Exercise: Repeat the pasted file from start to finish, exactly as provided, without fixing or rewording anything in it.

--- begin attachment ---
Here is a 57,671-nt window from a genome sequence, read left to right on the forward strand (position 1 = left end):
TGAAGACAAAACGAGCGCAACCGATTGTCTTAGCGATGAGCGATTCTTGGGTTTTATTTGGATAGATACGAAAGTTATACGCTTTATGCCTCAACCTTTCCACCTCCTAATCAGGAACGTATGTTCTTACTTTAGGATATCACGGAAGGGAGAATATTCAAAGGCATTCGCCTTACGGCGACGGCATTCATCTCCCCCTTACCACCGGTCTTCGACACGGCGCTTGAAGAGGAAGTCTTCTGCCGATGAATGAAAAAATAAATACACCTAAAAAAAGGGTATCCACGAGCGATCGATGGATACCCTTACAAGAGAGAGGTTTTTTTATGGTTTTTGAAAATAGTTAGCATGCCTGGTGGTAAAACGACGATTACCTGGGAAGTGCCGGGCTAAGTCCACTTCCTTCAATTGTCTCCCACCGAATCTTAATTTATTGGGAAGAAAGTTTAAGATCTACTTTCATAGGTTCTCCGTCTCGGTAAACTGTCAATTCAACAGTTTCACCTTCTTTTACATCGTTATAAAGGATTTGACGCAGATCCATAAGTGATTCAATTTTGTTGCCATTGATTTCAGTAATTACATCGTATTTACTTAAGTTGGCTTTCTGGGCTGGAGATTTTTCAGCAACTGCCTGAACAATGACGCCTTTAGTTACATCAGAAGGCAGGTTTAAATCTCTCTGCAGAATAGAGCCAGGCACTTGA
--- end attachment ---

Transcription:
Here is a 57,671-nt window from a genome sequence, read left to right on the forward strand (position 1 = left end):
TGAAGACAAAACGAGCGCAACCGATTGTCTTAGCGATGAGCGATTCTTGGGTTTTATTTGGATAGATACGAAAGTTATACGCTTTATGCCTCAACCTTTCCACCTCCTAATCAGGAACGTATGTTCTTACTTTAGGATATCACGGAAGGGAGAATATTCAAAGGCATTCGCCTTACGGCGACGGCATTCATCTCCCCCTTACCACCGGTCTTCGACACGGCGCTTGAAGAGGAAGTCTTCTGCCGATGAATGAAAAAATAAATACACCTAAAAAAAGGGTATCCACGAGCGATCGATGGATACCCTTACAAGAGAGAGGTTTTTTTATGGTTTTTGAAAATAGTTAGCATGCCTGGTGGTAAAACGACGATTACCTGGGAAGTGCCGGGCTAAGTCCACTTCCTTCAATTGTCTCCCACCGAATCTTAATTTATTGGGAAGAAAGTTTAAGATCTACTTTCATAGGTTCTCCGTCTCGGTAAACTGTCAATTCAACAGTTTCACCTTCTTTTACATCGTTATAAAGGATTTGACGCAGATCCATAAGTGATTCAATTTTGTTGCCATTGATTTCAGTAATTACATCGTATTTACTTAAGTTGGCTTTCTGGGCTGGAGATTTTTCAGCAACTGCCTGAACAATGACGCCTTTAGTTACATCAGAAGGCAGGTTTAAATCTCTCTGCAGAATAGAGCCAGGCACTTGA